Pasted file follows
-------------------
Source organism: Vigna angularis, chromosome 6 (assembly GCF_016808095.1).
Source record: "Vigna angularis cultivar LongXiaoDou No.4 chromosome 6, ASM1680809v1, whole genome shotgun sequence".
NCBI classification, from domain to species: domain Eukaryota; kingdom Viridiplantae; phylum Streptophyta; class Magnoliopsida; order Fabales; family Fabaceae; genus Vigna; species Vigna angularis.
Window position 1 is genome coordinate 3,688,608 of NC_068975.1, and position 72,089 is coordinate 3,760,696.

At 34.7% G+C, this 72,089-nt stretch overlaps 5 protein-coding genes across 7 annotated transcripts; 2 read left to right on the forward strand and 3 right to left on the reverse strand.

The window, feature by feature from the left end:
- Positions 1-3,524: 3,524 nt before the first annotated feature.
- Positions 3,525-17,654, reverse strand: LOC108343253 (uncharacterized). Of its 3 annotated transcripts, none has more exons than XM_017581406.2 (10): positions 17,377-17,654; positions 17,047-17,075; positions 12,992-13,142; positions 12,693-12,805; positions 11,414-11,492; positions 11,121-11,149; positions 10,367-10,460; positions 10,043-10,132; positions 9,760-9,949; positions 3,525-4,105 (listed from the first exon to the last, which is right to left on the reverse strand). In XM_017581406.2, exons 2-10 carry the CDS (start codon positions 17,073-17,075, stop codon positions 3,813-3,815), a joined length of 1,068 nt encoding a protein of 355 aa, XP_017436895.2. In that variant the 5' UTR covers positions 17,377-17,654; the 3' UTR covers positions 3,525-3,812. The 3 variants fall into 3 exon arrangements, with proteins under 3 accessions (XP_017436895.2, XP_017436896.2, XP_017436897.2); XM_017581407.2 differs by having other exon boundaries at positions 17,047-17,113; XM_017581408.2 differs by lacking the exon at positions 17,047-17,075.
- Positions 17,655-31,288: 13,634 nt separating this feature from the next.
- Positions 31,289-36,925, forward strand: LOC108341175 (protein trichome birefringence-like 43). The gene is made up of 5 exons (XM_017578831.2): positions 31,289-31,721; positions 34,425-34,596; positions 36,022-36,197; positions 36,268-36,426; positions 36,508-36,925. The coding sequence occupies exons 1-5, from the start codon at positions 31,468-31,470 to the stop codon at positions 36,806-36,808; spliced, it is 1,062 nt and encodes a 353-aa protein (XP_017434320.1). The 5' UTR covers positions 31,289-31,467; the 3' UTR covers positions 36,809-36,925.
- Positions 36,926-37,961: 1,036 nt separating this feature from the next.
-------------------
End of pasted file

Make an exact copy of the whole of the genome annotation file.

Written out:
Source organism: Vigna angularis, chromosome 6 (assembly GCF_016808095.1).
Source record: "Vigna angularis cultivar LongXiaoDou No.4 chromosome 6, ASM1680809v1, whole genome shotgun sequence".
NCBI classification, from domain to species: domain Eukaryota; kingdom Viridiplantae; phylum Streptophyta; class Magnoliopsida; order Fabales; family Fabaceae; genus Vigna; species Vigna angularis.
Window position 1 is genome coordinate 3,688,608 of NC_068975.1, and position 72,089 is coordinate 3,760,696.

At 34.7% G+C, this 72,089-nt stretch overlaps 5 protein-coding genes across 7 annotated transcripts; 2 read left to right on the forward strand and 3 right to left on the reverse strand.

The window, feature by feature from the left end:
- Positions 1-3,524: 3,524 nt before the first annotated feature.
- Positions 3,525-17,654, reverse strand: LOC108343253 (uncharacterized). Of its 3 annotated transcripts, none has more exons than XM_017581406.2 (10): positions 17,377-17,654; positions 17,047-17,075; positions 12,992-13,142; positions 12,693-12,805; positions 11,414-11,492; positions 11,121-11,149; positions 10,367-10,460; positions 10,043-10,132; positions 9,760-9,949; positions 3,525-4,105 (listed from the first exon to the last, which is right to left on the reverse strand). In XM_017581406.2, exons 2-10 carry the CDS (start codon positions 17,073-17,075, stop codon positions 3,813-3,815), a joined length of 1,068 nt encoding a protein of 355 aa, XP_017436895.2. In that variant the 5' UTR covers positions 17,377-17,654; the 3' UTR covers positions 3,525-3,812. The 3 variants fall into 3 exon arrangements, with proteins under 3 accessions (XP_017436895.2, XP_017436896.2, XP_017436897.2); XM_017581407.2 differs by having other exon boundaries at positions 17,047-17,113; XM_017581408.2 differs by lacking the exon at positions 17,047-17,075.
- Positions 17,655-31,288: 13,634 nt separating this feature from the next.
- Positions 31,289-36,925, forward strand: LOC108341175 (protein trichome birefringence-like 43). The gene is made up of 5 exons (XM_017578831.2): positions 31,289-31,721; positions 34,425-34,596; positions 36,022-36,197; positions 36,268-36,426; positions 36,508-36,925. The coding sequence occupies exons 1-5, from the start codon at positions 31,468-31,470 to the stop codon at positions 36,806-36,808; spliced, it is 1,062 nt and encodes a 353-aa protein (XP_017434320.1). The 5' UTR covers positions 31,289-31,467; the 3' UTR covers positions 36,809-36,925.
- Positions 36,926-37,961: 1,036 nt separating this feature from the next.